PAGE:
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The Senate will probe whether Obama AG Lynch tried to thwart the Clinton investigation

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The Senate will probe whether Obama AG Lynch tried to thwart the Clinton investigation

Watch| Former FBI Director James Comey testified before the Senate Intelligence Committee this month saying that that President Obama's Attorney General Loretta Lynch asked him to call the investigation into Hillary Clinton's email scandal a "matter" and not an "investigation."

The Senate Judiciary Committee announced Friday that is investigating whether former Attorney General Loretta Lynch tried to thwart the FBI's investigation into then-presidential candidate Hillary Clinton's use of a private email server. 

A bipartisan group of lawmakers, to include Judiciary Chairman Chuck Grassley; ranking member Dianne Feinstein,  D-Ca., Crime and Terrorism Subcommittee Chairman Lindsey Graham,  R-S.C., and Sen. Sheldon Whitehouse, D-R.I., asked the Justice Department for a private communication between two political appointees obtained by the FBI.

In the memo a Democratic operative "expressed confidence that Ms. Lynch would keep the Clinton investigation from going too far,” according to Grassley's office. 

The inquiry comes as the Judiciary Committee probes the circumstances surrounding the removal of former FBI Director James Comey.

The private communication that was obtained by the FBI was part of a batch of hacked documents obtained by the FBI, and the Justice Department has not responded to requests from Grassley for a copy of the document, Grassley's office said.

Circa reported recently that Comey briefed lawmakers of the past few months in multiple private sessions about a second confrontation he had with Lynch before the email probe was shut down.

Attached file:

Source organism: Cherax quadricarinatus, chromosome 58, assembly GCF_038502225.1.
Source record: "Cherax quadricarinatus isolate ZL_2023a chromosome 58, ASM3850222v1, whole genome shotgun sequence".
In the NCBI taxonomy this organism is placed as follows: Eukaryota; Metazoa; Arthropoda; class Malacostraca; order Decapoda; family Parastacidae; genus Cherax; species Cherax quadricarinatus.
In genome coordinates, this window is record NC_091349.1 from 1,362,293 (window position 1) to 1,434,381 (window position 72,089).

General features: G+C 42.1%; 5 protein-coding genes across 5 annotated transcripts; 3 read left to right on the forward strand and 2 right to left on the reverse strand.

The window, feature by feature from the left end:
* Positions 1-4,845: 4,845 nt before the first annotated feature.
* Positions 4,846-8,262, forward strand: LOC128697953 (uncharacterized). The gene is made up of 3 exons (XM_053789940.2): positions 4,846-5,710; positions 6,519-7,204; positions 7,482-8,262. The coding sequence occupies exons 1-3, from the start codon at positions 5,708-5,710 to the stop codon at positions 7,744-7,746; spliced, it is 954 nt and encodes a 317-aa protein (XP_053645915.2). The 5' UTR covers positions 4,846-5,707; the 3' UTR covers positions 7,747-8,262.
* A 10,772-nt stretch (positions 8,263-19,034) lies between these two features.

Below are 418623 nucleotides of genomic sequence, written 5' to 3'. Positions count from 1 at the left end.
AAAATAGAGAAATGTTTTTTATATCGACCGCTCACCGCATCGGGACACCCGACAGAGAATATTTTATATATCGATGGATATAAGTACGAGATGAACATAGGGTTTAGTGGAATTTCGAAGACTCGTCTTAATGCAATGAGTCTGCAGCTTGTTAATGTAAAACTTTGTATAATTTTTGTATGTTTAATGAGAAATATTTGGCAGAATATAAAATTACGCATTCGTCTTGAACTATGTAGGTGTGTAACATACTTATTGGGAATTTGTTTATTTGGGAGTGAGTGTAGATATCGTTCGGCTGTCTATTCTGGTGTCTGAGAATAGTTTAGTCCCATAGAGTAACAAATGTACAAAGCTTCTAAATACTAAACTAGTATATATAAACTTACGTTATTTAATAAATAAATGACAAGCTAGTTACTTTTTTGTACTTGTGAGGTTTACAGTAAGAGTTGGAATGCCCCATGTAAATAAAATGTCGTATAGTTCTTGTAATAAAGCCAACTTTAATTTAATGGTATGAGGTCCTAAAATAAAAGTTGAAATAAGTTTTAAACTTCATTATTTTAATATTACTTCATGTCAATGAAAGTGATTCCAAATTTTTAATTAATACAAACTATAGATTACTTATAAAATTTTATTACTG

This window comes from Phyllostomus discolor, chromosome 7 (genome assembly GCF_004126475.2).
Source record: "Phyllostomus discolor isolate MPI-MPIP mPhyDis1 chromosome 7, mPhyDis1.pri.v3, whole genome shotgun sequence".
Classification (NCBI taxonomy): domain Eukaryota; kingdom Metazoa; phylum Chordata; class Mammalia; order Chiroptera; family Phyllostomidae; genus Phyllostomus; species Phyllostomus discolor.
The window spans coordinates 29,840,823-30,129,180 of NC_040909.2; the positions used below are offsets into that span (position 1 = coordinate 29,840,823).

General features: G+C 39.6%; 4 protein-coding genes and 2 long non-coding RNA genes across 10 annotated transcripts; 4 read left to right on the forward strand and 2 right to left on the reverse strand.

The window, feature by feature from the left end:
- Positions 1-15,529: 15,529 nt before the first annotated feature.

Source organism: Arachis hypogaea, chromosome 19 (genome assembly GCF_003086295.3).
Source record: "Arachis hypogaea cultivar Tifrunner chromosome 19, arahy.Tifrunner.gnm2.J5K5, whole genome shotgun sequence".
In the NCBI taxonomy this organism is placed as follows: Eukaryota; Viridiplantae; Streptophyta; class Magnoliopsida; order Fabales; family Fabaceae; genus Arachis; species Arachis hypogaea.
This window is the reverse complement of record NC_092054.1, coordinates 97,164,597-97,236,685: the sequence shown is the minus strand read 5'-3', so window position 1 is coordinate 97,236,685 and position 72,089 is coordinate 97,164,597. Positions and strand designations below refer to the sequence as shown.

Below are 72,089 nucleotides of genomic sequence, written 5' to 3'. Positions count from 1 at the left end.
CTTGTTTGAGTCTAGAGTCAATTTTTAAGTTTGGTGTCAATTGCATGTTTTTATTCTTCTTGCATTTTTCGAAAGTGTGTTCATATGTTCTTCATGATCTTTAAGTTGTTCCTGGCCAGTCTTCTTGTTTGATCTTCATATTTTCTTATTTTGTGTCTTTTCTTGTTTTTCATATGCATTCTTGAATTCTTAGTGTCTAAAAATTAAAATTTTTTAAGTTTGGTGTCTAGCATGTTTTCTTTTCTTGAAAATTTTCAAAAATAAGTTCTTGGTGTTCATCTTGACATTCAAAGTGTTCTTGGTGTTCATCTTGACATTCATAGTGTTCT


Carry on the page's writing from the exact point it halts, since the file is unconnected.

Comey had told lawmakers during closed door sessions that he raised concerns with Lynch regarding her meeting with Clinton's husband, former President Bill Clinton, when she met with him at the Phoenix airport tarmac last year while the investigation was ongoing. He said, during the conversation, he confronted Lynch with a highly sensitive

piece of evidence, a communication between two political figures, suggesting Lynch had agreed to put the kibosh on any prosecution of Clinton.

Comey said “the attorney general looked at the document then looked up with a steely silence that lasted for some time, then asked him if he had any other business with her and if not that he should leave her office,” said one source who was briefed.

The Washington Post reported a story earlier this year about individuals involved in these communications. It suggested that the email in question, was sent by then-chair of the Democratic National Committee Debbie Wasserman Schultz to Leonard Benardo of the Open Society Foundations. The story indicated that Lynch had privately assured Clinton campaign staffer Amanda Renteria that the FBI’s investigation wouldn’t “go too far.” But the The Post also suggested that the email was a fake planted possibly by Russia.  

Comey suggested at his last hearing that the Post story was inaccurate.  Staffers at Grassely's office say it is likely Lynch will be called in to testify before the committee.

Circa could not reach Lynch for comment. 

You can follow Sara A. Carter on Twitter @SaraCarterDC

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